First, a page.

So NIJ funded a multi-site RCT, called the HOPE Demonstration Field Experiment (DFE), that attempted to replicate the original HOPE effects in four locations in the states of Arkansas, Massachusetts, Oregon, and Texas. Overall, this large-scale study found that the HOPE model was not associated with significant reductions in arrests and was unlikely to yield cost savings. The HOPE DFE clearly established that the model was no more effective than conventional probation programs in terms of rates of re-arrest, re-conviction, and revocation of probation. Other jurisdictions will now have the benefit of that evaluation when deciding whether or how to reform their own probation system policies and practices.
As the volume of research rapidly expands, so does the opportunity for error. In 2016, nearly 2.3 million research articles were published, according to the National Science Foundation. The explosion of computing power in the 21st century, often now coupled with databases of unprecedented magnitude, has greatly increased the proportion of research driven by big data. That trend may exacerbate the risk of misleading conclusions stemming from any number of factors, from incorrect assumptions, to mistakes at the data input stage, to application of flawed algorithms.
In key respects, replication research can be more beneficial in the social sciences than in other fields. Social science research commonly relies on statistical inference from human subjects data. Strict experimental controls in these studies are often costly or infeasible. In the physical and life sciences, in contrast, controlled experiments are common and prior results are often independently confirmed as an essential step of new original research.
Some areas of research where the hard sciences and social sciences overlap, however, may be especially amenable to replication. The measurement of forensic examiner performance is one such area. An influential 2016 report by the President’s Council of Advisors on Science and Technology (PCAST) called for studies of examiner error rates—so called “black box” studies—in the forensic pattern disciplines. But it also specifically called for replication of those studies, so that the results could be understood with greater confidence.
Replication Advances Solutions to Crime
For justice communities, the essential value of replication research, along with other measures of scientific reliability, is finding out what works and thereby advancing solutions to crime. A replication study that validates existing research could, for example, improve the rating of a new law enforcement method from “promising” to “effective.”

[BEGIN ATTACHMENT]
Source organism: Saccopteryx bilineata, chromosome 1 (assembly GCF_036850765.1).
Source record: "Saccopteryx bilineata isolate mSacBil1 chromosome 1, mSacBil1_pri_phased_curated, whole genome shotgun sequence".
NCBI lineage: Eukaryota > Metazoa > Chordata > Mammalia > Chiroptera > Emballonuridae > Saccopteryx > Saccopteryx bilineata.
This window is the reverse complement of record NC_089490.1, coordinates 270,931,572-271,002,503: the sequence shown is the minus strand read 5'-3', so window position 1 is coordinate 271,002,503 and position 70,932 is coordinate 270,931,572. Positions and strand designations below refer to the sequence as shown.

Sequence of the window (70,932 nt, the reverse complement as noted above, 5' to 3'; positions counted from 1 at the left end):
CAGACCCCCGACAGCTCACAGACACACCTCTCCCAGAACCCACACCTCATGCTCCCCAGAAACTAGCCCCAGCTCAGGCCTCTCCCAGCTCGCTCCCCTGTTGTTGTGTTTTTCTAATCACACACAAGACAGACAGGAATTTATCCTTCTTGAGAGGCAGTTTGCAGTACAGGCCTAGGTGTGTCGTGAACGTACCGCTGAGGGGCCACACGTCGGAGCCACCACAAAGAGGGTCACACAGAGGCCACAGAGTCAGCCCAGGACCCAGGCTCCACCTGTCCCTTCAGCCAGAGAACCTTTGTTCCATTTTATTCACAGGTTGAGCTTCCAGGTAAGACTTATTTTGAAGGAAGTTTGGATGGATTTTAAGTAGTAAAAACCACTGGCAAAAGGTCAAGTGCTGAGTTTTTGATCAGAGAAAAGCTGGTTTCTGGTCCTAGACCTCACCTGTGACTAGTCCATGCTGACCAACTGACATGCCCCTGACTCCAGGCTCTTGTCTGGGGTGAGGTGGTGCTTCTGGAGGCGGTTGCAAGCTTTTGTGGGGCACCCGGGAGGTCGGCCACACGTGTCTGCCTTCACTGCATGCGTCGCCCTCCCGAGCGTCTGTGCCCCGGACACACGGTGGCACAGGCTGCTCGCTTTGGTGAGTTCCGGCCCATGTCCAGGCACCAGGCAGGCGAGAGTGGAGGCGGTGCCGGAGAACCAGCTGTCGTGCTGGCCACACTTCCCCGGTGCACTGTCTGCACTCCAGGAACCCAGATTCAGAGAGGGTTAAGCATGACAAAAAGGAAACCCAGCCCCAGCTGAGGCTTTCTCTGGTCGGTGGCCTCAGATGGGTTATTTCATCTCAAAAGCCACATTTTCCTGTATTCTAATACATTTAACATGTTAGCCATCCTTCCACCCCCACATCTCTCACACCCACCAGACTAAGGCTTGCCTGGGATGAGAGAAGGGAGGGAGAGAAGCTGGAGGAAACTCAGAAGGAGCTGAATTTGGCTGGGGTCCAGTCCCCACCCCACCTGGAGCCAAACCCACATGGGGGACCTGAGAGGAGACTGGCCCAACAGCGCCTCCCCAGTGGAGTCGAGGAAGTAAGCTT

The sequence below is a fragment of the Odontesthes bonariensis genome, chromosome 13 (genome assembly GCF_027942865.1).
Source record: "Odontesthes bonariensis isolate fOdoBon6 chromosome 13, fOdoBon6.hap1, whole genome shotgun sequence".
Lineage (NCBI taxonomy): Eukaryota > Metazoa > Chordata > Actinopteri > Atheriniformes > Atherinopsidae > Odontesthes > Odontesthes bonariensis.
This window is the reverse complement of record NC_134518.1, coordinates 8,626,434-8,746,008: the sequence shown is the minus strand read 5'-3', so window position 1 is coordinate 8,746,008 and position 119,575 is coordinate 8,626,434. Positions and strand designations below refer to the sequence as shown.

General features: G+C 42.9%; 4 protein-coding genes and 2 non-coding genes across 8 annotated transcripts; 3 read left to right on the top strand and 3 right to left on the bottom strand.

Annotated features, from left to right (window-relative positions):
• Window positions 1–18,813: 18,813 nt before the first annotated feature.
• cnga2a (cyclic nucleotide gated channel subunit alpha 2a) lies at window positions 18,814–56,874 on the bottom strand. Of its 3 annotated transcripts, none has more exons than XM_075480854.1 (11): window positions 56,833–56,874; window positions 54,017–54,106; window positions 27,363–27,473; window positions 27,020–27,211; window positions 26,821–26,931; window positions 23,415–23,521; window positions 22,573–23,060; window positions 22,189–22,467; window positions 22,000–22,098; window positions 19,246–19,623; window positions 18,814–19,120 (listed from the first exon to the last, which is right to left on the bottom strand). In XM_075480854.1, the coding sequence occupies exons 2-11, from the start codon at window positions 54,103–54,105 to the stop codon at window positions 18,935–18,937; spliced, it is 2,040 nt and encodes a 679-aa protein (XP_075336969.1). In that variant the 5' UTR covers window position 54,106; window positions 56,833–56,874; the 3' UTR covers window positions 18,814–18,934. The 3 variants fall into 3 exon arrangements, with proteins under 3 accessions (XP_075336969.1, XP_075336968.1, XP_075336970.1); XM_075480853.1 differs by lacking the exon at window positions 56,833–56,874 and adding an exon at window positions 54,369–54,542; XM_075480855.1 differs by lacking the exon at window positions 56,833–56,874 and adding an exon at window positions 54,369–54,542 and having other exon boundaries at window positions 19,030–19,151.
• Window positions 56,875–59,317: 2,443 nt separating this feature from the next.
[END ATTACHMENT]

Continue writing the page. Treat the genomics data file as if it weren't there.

The quest for reliability cannot mask the uncertainty inherent in all science. A lack of scientific transparency, however, should not be allowed to contribute to that uncertainty. As the NAS report pointed out, researchers should be transparent about all factors influencing their methods and results, including all known factors informing the conclusions. Transparency elevates the field generally. Specifically, it helps replication researchers down the line fully comprehend the limits of the original work and the task at hand.
Going forward, large-scale meta-analyses may emerge as stronger measures of research reliability than individual, one-to-one replication studies. Whatever the mechanism, advancing justice through science must include ensuring research reliability.
[note 1] The term “system” in this context refers to the criminal, juvenile, and civil justice systems.
[note 3] Angela Hawken and Mark Kleiman, “Managing Drug Involved Probationers with Swift and Certain Sanctions: Evaluating Hawaii’s HOPE,” Final report to the National Institute of Justice, grant number 2007-IJ-CX-0033, December 2009, NCJ 229023.
[note 4] Angela Hawken and Mark Kleiman, “Managing Drug Involved Probationers with Swift and Certain Sanctions: Evaluating Hawaii’s HOPE,” Final report to the National Institute of Justice, grant number 2007-IJ-CX-0033, December 2009, NCJ 229023.
[note 5] Pamela K. Lattimore, Debbie Dawes, Doris L. MacKenzie, and Gary Zajac, “Evaluation of the Honest Opportunity Probation with Enforcement Demonstration Field Experiment (HOPE DFE), Final Report,” Final report to the National Institute of Justice, June 2018, NCJ 251758.
[note 6] Pamela K. Lattimore, Debbie Dawes, Doris L. MacKenzie, and Gary Zajac, “Evaluation of the Honest Opportunity Probation with Enforcement Demonstration Field Experiment (HOPE DFE), Final Report,” Final report to the National Institute of Justice, June 2018, NCJ 251758.
[note 8] Report to the President: Forensic Science in Criminal Courts: Ensuring Scientific Validity of Feature-Comparison Methods, Washington, DC: Council of Advisors on Science and Technology, Executive Office of the President, September 2016.